BIOL 1011K Unit 10 Biomolecular techniques
Attach the DNA Extraction photo from Part A, step 11.
- Attach photos of the completed EcoRI gel simulations from Part B (include the crime scene DNA analysis as well as all 3 suspects’ results)
- Attach photos of the completed HaeIII gel simulations from Part B (include the crime scene DNA analysis as well as all 3 suspects’ results)
- For what purposes is DNA extraction done? (give at least 3 purposes for which you may need to extract DNA)
DNA extraction can be used for detecting viruses, police investigations, as well as for diagnostic processes.
- Why was it necessary to mash the strawberries extensively with your hands? (hint: you wouldn’t have to do this step with an animal cells)
To break down the cell wall.
- Why do we treat the cells with soap when conducting DNA extraction?
The soap acts as the extraction buffer, helping to release the DNA
- Why do we add salt when doing the DNA extraction?
To dissolve the other, unnecessary components of the cell.
- What is a protease enzyme? Why would we treat the strawberry extract with a protease in an extraction where the DNA needed to be subsequently analyzed?
Proteases are enzymes that break long chain molecules (proteins) into peptides, then those peptides into amino acids.
- In gel electrophoresis, are the DNA fragments attracted to, or repelled from the negative pole of the electric field? The positive pole? Why are these attractions and repulsions important to the process?
DNA has a negative charge so it is attracted to the positive pole (attracted to opposites), it is important to separate the DNA from the other molecules in order to get an accurate read.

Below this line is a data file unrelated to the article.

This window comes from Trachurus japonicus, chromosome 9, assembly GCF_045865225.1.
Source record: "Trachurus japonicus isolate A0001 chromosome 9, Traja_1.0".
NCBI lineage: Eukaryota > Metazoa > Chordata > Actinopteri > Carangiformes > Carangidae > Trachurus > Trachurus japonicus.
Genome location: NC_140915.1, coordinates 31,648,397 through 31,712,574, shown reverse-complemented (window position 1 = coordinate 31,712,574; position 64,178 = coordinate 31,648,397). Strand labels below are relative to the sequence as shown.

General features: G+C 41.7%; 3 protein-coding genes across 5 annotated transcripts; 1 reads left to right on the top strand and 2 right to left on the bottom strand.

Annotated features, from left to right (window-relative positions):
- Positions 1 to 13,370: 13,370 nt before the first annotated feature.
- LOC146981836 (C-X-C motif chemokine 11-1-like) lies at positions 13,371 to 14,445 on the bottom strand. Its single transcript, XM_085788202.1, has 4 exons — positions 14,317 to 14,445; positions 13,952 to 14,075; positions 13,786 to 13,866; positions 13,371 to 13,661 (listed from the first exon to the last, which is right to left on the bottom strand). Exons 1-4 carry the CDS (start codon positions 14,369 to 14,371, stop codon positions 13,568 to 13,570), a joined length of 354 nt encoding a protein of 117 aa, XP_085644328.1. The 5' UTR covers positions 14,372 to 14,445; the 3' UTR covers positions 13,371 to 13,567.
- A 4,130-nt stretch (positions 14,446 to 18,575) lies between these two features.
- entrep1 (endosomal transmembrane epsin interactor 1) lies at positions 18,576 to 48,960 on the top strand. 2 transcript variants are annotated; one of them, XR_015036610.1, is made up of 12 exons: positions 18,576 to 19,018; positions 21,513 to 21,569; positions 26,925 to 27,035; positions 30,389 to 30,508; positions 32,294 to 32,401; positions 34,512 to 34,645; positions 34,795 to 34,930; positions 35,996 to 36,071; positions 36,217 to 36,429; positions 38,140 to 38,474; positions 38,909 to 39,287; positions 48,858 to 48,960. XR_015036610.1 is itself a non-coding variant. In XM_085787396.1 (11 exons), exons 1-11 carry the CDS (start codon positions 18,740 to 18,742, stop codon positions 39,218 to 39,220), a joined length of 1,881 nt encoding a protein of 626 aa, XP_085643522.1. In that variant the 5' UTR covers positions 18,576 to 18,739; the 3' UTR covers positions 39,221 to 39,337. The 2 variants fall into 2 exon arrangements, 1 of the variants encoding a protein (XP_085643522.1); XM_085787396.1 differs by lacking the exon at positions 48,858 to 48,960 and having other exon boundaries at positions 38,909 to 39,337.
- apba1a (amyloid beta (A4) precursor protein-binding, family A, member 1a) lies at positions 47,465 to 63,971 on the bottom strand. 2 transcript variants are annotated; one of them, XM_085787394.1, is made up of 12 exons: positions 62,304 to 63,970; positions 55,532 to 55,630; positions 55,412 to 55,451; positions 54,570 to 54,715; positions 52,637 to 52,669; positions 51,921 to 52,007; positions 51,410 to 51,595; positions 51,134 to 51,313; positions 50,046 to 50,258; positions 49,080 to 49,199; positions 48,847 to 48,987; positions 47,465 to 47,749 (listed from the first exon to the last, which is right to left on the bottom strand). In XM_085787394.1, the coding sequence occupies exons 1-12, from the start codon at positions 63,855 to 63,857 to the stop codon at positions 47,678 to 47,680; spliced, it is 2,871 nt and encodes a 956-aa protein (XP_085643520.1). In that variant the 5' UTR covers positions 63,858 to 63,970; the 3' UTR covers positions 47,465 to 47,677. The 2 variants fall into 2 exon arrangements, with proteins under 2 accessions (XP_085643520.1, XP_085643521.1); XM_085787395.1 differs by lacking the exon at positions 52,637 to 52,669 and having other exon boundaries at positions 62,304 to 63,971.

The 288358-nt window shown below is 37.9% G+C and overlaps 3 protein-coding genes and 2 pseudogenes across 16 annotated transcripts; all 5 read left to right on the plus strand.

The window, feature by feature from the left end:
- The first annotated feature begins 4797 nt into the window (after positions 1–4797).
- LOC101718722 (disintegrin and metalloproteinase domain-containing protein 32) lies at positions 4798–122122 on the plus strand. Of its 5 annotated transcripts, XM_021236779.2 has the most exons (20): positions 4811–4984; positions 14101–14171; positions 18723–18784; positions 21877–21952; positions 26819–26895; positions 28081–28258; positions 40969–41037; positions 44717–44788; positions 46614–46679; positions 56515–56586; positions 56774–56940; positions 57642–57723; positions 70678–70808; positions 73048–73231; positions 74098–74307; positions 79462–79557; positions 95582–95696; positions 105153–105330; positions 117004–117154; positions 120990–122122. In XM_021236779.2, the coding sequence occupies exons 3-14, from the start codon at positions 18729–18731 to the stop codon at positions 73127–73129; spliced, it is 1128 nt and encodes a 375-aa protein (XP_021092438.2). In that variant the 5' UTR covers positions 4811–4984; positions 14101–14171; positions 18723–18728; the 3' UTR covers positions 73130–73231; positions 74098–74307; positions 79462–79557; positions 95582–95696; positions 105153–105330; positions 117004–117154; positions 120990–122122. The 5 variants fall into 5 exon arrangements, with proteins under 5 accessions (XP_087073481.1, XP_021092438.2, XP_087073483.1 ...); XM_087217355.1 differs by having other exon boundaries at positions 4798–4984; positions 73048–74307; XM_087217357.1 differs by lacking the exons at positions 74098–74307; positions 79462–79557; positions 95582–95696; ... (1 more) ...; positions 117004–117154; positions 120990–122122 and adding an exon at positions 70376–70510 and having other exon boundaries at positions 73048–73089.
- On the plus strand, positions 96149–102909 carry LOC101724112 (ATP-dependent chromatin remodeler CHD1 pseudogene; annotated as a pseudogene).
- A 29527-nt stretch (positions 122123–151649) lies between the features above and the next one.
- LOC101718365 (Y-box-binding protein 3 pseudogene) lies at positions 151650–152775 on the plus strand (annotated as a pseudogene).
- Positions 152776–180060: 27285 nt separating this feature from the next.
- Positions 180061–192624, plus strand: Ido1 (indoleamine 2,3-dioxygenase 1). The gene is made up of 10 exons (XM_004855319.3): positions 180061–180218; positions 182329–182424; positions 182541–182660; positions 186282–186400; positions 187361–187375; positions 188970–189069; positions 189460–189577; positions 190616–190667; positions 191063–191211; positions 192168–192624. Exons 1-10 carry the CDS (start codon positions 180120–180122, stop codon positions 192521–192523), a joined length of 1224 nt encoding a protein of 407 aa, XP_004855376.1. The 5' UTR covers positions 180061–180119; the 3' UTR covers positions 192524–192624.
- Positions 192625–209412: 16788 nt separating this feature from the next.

- Did both restriction enzymes point to the same suspect as the guilty party in the gel electrophoresis simulation? Which suspect was guilty of the crime according to your analysis?
- Is it easier to exclude a suspect in a criminal case on the basis of DNA evidence, or it is easier to convict a suspect? Why is this the situation?
It is easier to exclude a suspect in a criminal case on the basis of DNA evidence due to the fact that if the DNA markers don’t match then the person is for the most part excluded, but there are a lot of issues that can arise in the collection, the manipulation, and processing of decoding the DNA that it cannot always be 99.99% accurate, and most likely would require multiple samples of DNA to verify that the process was done accurately.
- When analyzing the DNA in a blood sample from the crime scene, why was it important that there were white blood cells in the sample, rather than having only red blood cells?
Red blood cells do not contain DNA, but white blood cells do contain DNA which is why it is important that they are present in the sample collected from a crime scene.
- Which restriction enzyme used in your simulated electrophoresis experiment produced DNA with ‘sticky ends’? Which produced blunt ends? Of these two restriction enzymes, which would you choose to use as donor DNA to graft (or splice) onto a recipient strand of DNA, and why?
- When doing the virtual DNA microarray analysis, which color (red, green or yellow) would the spot be if that gene was inappropriately inactivated in the cancer cell?
- When doing the virtual DNA microarray analysis, which color (red, green or yellow) indicated that the cancer cell had an activated a gene that is not normally as active in the non-cancerous version of the cell?